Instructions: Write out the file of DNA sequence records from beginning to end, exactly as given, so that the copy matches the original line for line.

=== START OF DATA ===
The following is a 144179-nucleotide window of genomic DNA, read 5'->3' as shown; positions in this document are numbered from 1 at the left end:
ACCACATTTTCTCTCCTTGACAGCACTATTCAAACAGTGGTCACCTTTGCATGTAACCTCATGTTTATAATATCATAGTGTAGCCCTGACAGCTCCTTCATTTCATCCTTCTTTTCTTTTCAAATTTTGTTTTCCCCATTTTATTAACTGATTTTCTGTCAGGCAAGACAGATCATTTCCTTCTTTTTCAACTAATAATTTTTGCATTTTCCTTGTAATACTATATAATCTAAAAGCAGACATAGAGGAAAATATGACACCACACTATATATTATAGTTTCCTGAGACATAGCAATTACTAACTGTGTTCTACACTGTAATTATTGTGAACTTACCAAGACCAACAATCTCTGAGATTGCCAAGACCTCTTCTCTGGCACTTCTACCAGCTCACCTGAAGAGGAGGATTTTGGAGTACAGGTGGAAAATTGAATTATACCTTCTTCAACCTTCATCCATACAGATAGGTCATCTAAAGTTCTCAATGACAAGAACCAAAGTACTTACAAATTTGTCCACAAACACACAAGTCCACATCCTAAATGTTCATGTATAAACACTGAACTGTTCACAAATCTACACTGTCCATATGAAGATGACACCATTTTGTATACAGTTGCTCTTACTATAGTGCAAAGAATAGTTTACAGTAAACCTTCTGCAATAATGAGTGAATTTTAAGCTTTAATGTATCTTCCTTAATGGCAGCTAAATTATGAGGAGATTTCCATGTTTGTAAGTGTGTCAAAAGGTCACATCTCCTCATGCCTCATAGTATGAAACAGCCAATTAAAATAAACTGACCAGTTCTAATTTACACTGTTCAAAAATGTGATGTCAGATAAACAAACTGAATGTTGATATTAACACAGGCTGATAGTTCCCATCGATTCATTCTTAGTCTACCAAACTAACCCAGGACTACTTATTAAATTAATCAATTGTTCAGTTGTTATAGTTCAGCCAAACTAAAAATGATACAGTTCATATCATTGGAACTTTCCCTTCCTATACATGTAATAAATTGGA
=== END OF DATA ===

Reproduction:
The following is a 144179-nucleotide window of genomic DNA, read 5'->3' as shown; positions in this document are numbered from 1 at the left end:
ACCACATTTTCTCTCCTTGACAGCACTATTCAAACAGTGGTCACCTTTGCATGTAACCTCATGTTTATAATATCATAGTGTAGCCCTGACAGCTCCTTCATTTCATCCTTCTTTTCTTTTCAAATTTTGTTTTCCCCATTTTATTAACTGATTTTCTGTCAGGCAAGACAGATCATTTCCTTCTTTTTCAACTAATAATTTTTGCATTTTCCTTGTAATACTATATAATCTAAAAGCAGACATAGAGGAAAATATGACACCACACTATATATTATAGTTTCCTGAGACATAGCAATTACTAACTGTGTTCTACACTGTAATTATTGTGAACTTACCAAGACCAACAATCTCTGAGATTGCCAAGACCTCTTCTCTGGCACTTCTACCAGCTCACCTGAAGAGGAGGATTTTGGAGTACAGGTGGAAAATTGAATTATACCTTCTTCAACCTTCATCCATACAGATAGGTCATCTAAAGTTCTCAATGACAAGAACCAAAGTACTTACAAATTTGTCCACAAACACACAAGTCCACATCCTAAATGTTCATGTATAAACACTGAACTGTTCACAAATCTACACTGTCCATATGAAGATGACACCATTTTGTATACAGTTGCTCTTACTATAGTGCAAAGAATAGTTTACAGTAAACCTTCTGCAATAATGAGTGAATTTTAAGCTTTAATGTATCTTCCTTAATGGCAGCTAAATTATGAGGAGATTTCCATGTTTGTAAGTGTGTCAAAAGGTCACATCTCCTCATGCCTCATAGTATGAAACAGCCAATTAAAATAAACTGACCAGTTCTAATTTACACTGTTCAAAAATGTGATGTCAGATAAACAAACTGAATGTTGATATTAACACAGGCTGATAGTTCCCATCGATTCATTCTTAGTCTACCAAACTAACCCAGGACTACTTATTAAATTAATCAATTGTTCAGTTGTTATAGTTCAGCCAAACTAAAAATGATACAGTTCATATCATTGGAACTTTCCCTTCCTATACATGTAATAAATTGGA